If one part of the DNA molecule looked like ATGGCT, what would the protein look like?
The DNA sequence ATGGCT must first be transcribed into messenger RNA (mRNA). This occurs during a process called transcription.
Transcription occurs in the nucleus of the cell. The strands of the DNA molecule are separated by an enzyme called helicase. Another enzyme called RNA polymerase reads the sequence of the DNA strand and creates a single stranded RNA molecule containing bases that are complementary to the bases in the DNA strand. The nucleotide bases that are found in RNA are: adenine, uracil, cytosine, and guanine.
- Adenine is complementary to thymine.
- Uracil is complementary to adenine.
- Cytosine is complementary to guanine.
- Guanine is complementary to cytosine.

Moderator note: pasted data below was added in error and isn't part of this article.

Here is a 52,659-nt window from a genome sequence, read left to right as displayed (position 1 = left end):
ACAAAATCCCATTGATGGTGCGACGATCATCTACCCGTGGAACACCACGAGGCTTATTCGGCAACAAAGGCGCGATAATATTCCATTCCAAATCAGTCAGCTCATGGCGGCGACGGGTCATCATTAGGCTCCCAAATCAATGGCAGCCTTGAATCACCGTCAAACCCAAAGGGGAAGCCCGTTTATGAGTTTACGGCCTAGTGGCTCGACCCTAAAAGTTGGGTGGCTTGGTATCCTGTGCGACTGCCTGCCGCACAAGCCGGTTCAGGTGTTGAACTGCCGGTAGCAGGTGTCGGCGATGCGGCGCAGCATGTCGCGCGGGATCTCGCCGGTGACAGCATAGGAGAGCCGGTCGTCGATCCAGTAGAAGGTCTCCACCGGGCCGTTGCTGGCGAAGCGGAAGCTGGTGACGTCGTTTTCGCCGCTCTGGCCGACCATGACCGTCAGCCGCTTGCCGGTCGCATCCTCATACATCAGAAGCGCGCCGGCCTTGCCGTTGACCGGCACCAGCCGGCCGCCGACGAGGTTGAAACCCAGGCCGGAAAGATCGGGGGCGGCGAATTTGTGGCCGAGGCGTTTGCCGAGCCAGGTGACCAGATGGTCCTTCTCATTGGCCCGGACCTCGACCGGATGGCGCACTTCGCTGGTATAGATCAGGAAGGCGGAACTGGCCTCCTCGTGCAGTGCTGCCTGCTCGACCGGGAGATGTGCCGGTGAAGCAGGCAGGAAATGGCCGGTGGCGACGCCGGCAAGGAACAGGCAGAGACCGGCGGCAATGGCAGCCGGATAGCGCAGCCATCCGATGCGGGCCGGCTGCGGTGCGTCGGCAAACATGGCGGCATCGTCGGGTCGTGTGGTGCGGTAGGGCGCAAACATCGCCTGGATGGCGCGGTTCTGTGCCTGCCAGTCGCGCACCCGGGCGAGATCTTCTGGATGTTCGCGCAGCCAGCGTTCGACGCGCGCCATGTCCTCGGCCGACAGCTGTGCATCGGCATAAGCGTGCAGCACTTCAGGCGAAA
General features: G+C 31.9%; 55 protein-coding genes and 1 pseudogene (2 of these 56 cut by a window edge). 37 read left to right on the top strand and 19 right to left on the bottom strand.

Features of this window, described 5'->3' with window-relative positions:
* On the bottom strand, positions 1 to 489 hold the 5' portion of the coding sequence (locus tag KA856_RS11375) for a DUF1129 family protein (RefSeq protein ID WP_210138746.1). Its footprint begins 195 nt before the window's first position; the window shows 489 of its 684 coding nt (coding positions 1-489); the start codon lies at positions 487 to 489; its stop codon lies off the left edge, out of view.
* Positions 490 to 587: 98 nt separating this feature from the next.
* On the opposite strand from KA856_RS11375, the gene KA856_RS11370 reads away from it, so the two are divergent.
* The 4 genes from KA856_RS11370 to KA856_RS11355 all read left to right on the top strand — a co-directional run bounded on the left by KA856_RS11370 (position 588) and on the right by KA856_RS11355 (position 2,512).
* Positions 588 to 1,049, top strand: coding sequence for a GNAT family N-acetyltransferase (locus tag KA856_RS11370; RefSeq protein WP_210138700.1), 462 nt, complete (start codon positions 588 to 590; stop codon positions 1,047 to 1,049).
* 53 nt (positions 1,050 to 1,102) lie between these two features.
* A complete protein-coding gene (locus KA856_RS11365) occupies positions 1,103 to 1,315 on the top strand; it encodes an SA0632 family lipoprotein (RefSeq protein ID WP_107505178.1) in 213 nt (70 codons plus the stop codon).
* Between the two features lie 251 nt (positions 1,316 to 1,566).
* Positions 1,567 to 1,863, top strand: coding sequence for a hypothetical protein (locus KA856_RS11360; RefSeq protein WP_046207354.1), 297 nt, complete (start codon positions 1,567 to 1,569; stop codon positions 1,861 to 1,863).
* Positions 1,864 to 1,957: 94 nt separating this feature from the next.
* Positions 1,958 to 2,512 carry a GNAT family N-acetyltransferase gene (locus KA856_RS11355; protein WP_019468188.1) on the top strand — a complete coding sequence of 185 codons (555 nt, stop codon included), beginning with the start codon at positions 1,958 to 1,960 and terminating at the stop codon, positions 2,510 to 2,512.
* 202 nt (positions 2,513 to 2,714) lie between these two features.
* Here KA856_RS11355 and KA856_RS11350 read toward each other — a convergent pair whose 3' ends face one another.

Therefore, the mRNA sequence that is complementary to the DNA sequence ATGGCT would be UACCGA.
The mRNA strand is then transported into the cytoplasm where it undergoes a process called translation. A protein structure called a ribosome uses transfer RNA strands to attach together amino acids that are coded for by the mRNA sequence. Amino acids are the building blocks of proteins.
Within the mRNA sequence, every three bases codes for a particular amino acid. Each three base sequence in the mRNA is called a codon. You can find a chart that shows the codon code for each amino acid online or in your textbook.
The codon sequence UAC, is the code for the amino acid tyrosine. The codon sequence CGA, is the code for the amino acid arginine. Therefore, a protein that resulted from the DNA sequence ATGGCT be composed of the amino acid tyrosine joined with the amino acid arginine.